(Le Kremlin-Bicêtre) “ Scandalous ”, “ a setback for women’s freedom ”: Étienne-Émile Baulieu, the French inventor of the abortion pill, is sorry for his recent ban by an American state and continues, at 96 , to seek treatments for depression and Alzheimer’s disease.
Last Friday, Wyoming became the first US state to ban the abortion pill, another victory for conservatives who want to roll back access to abortion in the United States.
“ This is a setback for women’s freedom, especially for the most precarious who will not have the means to go to another state to obtain it ”. Étienne-Émile Baulieu does not mince his words, he who has devoted a good part of his life to the exact opposite: “ increasing women’s freedom ”.
Son of a nephrologist who died when he was only 3 years old, raised by his mother, a feminist, he was resistant at 15. This “ doctor who does science ”, as he likes to define himself, specializes in the study of steroid hormones.
Invited to work in the United States, he was noticed in 1961 by Gregory Pincus, the father of the contraceptive pill, who convinced him to work on sex hormones.
Back in France, he designed an anti-hormone, which opposes the action of progesterone, essential for the implantation of the egg in the uterus. “ I wanted to make it a ‘contragestive’ ”, he explains to AFP, that is to say a means of countering pregnancy.
The RU-846 molecule, developed in 1982 with the Roussel-Uclaf laboratory with which it partnered, is a safe and inexpensive drug alternative to surgical abortion.
But the battle for its marketing will be fierce, the powerful American anti-abortion leagues accusing it in particular of having invented a “death pill”.
“ You, Jew and resistance fighter, you were overwhelmed with the most atrocious insults and you were compared to Nazi scholars […] But you held on, for the love of freedom and science ”, President Emmanuel recalled in early March. Macron by presenting him with the Grand Cross of the Legion of Honor.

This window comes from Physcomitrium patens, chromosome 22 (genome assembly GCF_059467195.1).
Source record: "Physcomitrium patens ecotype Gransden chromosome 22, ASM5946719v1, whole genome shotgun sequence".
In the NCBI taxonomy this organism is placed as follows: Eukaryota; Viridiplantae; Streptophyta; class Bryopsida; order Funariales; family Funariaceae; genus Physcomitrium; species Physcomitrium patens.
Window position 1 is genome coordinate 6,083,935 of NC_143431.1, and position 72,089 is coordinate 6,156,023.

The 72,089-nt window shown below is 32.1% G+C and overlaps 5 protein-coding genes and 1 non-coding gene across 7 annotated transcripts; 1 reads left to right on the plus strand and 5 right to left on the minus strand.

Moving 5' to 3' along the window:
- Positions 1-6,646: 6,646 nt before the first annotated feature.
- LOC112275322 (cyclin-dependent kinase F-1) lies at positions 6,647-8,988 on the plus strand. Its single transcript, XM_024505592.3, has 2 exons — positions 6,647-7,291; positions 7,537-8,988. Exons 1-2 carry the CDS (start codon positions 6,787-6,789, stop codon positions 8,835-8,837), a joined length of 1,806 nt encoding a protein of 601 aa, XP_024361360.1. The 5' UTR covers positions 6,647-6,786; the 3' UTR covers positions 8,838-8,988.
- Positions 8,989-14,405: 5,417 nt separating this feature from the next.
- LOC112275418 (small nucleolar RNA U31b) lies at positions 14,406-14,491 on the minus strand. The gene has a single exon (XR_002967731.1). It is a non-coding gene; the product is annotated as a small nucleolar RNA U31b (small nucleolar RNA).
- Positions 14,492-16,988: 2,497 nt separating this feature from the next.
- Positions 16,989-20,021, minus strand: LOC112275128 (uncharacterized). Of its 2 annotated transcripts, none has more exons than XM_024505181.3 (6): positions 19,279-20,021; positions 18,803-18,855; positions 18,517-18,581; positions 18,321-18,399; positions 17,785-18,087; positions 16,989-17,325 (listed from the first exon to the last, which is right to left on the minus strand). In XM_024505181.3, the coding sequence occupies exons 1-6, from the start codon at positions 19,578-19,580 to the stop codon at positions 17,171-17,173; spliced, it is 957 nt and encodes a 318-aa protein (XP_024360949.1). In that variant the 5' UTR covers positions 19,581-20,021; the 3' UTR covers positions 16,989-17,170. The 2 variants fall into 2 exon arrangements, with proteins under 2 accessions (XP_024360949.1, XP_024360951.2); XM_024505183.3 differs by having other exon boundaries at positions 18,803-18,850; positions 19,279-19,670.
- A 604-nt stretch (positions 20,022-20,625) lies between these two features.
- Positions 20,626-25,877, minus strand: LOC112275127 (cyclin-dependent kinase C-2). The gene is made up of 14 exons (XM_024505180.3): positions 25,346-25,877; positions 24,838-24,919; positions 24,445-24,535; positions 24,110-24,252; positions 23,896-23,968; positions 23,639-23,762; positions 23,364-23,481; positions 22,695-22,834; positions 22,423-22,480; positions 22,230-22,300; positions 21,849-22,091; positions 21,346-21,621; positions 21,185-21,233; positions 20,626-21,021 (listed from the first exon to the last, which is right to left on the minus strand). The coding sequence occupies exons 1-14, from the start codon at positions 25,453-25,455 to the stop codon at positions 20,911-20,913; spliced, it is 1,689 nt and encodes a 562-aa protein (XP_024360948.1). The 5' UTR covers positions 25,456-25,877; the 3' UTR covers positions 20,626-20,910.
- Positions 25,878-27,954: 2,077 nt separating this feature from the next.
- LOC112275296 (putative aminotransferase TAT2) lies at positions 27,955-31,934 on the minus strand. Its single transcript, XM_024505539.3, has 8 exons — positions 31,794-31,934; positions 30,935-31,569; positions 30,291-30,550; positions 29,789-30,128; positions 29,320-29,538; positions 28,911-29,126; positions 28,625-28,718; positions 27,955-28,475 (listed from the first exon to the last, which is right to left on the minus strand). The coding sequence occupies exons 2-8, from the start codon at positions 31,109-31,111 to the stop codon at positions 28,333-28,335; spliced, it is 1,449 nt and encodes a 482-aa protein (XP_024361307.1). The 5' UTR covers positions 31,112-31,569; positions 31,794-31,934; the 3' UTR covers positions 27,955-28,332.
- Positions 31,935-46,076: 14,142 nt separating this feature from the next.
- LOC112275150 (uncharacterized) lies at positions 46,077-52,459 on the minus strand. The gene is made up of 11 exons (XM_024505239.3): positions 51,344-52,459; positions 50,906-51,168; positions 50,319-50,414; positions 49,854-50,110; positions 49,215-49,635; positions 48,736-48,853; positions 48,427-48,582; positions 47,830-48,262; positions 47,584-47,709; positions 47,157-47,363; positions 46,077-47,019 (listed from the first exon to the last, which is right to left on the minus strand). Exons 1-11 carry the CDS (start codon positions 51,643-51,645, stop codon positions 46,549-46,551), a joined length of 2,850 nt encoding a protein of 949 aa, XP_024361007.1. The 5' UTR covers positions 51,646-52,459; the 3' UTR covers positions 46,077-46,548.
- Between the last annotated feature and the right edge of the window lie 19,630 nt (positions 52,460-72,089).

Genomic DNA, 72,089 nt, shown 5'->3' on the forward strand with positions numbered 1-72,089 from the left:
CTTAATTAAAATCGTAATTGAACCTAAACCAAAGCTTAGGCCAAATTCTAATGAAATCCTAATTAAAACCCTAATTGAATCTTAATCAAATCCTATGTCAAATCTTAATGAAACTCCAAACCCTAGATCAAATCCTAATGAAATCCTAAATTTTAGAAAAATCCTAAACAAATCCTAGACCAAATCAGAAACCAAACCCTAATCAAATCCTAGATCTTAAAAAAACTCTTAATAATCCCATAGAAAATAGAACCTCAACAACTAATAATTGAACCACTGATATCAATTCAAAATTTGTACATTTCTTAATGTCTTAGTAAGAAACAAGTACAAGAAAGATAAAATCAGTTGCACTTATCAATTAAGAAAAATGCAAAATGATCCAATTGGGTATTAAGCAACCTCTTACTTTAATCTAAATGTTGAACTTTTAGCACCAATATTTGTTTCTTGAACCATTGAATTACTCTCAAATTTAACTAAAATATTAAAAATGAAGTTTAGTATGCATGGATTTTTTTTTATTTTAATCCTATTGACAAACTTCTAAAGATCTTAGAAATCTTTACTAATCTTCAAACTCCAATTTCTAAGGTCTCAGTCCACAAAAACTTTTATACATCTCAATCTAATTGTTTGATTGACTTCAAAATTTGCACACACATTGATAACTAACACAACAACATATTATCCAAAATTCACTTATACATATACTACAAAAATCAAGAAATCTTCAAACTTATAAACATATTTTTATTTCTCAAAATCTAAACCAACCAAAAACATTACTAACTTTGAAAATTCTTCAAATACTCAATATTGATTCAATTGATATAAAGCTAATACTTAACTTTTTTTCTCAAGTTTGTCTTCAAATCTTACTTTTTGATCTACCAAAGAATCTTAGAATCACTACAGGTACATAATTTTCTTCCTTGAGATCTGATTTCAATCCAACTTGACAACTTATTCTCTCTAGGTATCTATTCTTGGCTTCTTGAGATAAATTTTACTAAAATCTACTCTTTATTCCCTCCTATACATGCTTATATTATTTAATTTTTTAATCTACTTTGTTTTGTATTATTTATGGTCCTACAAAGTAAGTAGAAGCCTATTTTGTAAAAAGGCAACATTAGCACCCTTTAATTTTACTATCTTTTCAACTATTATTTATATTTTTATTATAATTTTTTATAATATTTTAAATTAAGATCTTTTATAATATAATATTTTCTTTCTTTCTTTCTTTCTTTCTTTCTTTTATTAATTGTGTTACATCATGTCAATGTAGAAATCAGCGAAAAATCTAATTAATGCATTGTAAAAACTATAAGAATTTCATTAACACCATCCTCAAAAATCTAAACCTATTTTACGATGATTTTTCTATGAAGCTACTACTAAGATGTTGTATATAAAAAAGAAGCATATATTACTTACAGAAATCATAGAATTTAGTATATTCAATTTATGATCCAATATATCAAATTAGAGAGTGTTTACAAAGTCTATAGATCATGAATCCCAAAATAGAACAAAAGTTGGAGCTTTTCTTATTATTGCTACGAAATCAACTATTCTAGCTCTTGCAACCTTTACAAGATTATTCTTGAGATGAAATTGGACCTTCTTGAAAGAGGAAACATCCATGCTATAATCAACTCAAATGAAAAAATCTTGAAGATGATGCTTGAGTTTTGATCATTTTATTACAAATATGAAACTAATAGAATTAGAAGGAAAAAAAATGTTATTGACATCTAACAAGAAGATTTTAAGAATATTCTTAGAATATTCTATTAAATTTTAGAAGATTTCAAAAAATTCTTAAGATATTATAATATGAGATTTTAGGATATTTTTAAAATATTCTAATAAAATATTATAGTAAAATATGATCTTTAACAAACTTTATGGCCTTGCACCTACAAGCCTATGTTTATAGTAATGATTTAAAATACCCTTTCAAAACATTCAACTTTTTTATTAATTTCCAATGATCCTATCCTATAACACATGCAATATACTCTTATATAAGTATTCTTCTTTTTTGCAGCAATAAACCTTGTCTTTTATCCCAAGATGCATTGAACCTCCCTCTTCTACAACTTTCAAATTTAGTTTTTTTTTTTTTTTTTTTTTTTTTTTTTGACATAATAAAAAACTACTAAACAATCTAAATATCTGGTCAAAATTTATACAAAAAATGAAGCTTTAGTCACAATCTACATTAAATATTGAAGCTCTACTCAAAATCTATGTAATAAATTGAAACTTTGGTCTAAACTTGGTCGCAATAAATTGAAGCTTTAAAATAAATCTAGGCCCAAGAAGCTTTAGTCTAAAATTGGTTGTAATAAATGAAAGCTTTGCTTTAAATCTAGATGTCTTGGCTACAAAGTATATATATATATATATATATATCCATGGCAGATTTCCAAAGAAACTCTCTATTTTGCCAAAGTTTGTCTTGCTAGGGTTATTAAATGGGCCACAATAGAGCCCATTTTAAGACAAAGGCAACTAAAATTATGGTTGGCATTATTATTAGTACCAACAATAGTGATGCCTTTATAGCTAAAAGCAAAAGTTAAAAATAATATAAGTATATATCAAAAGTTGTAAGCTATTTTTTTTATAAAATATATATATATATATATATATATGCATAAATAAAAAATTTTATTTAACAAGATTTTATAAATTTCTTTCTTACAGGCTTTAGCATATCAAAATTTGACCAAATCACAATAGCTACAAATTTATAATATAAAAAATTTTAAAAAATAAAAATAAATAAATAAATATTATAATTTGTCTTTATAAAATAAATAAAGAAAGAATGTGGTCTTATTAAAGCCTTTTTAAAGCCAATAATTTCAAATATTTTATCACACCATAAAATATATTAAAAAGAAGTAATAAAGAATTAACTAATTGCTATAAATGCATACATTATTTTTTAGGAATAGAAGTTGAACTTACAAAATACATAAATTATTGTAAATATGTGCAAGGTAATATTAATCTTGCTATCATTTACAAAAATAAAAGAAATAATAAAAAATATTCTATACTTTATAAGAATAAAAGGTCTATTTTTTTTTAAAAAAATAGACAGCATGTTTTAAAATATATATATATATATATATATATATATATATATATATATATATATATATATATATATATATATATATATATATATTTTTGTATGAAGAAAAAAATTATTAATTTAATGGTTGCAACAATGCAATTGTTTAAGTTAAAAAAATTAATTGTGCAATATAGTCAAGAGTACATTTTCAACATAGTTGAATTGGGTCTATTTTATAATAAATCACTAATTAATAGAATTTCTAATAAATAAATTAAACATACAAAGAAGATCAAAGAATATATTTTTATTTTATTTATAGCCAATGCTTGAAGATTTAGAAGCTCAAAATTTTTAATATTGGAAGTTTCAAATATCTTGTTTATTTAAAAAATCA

“ Adversity glides over him like water off a duck’s feathers, he is extremely solid ”, says producer Simone Harari Baulieu, who has shared his life for more than 30 years.
This “backtracking” decided in the United States betrays, according to him, “fanaticism and ignorance”.
In his office in INSERM unit 1195 at the Kremlin-Bicêtre University Hospital, which he continues to occupy three times a week, and where photos, diplomas, binders are piled up containing “ the work of a lifetime ” , or sculptures offered by his friend Niki de Saint-Phalle, he still wants to “ be useful ”.
If he discreetly wears his recent decoration on his blue suit, he claims to have “never seriously hoped to receive such honors”: “It made me happy, but what interests me is to improve health people “.
In his lab, his teams continue the research he started years ago to prevent the development of Alzheimer’s disease, but also to treat severe depression: a clinical trial in humans is taking place until in the summer in about ten university hospitals and at the AP-HP (hospitals of Paris).
“ There is no reason that we cannot find treatments ”, advances this great optimist. “ It feels good to find out when you do this job ”, he adds, listing his hobbyhorses: “ women, brain health, longevity ”.
“ Always enthusiastic, he is a driving force for us; when he comes, we discuss our progress”, says Julien Giustiniani, team leader at the Baulieu Institute, created to finance research on senile dementia.
If he has to use a cane to walk, Étienne-Émile Baulieu seems tireless.
This user of DHEA, a natural hormone which he thinks can delay aging and whose secretion by the adrenal glands he described in 1963, still regularly attends shows, and admits, with a laughing eye, to be “ stimulated by difficult subjects ”.
“ If I no longer worked, I would be bored, I think ”, he breathes.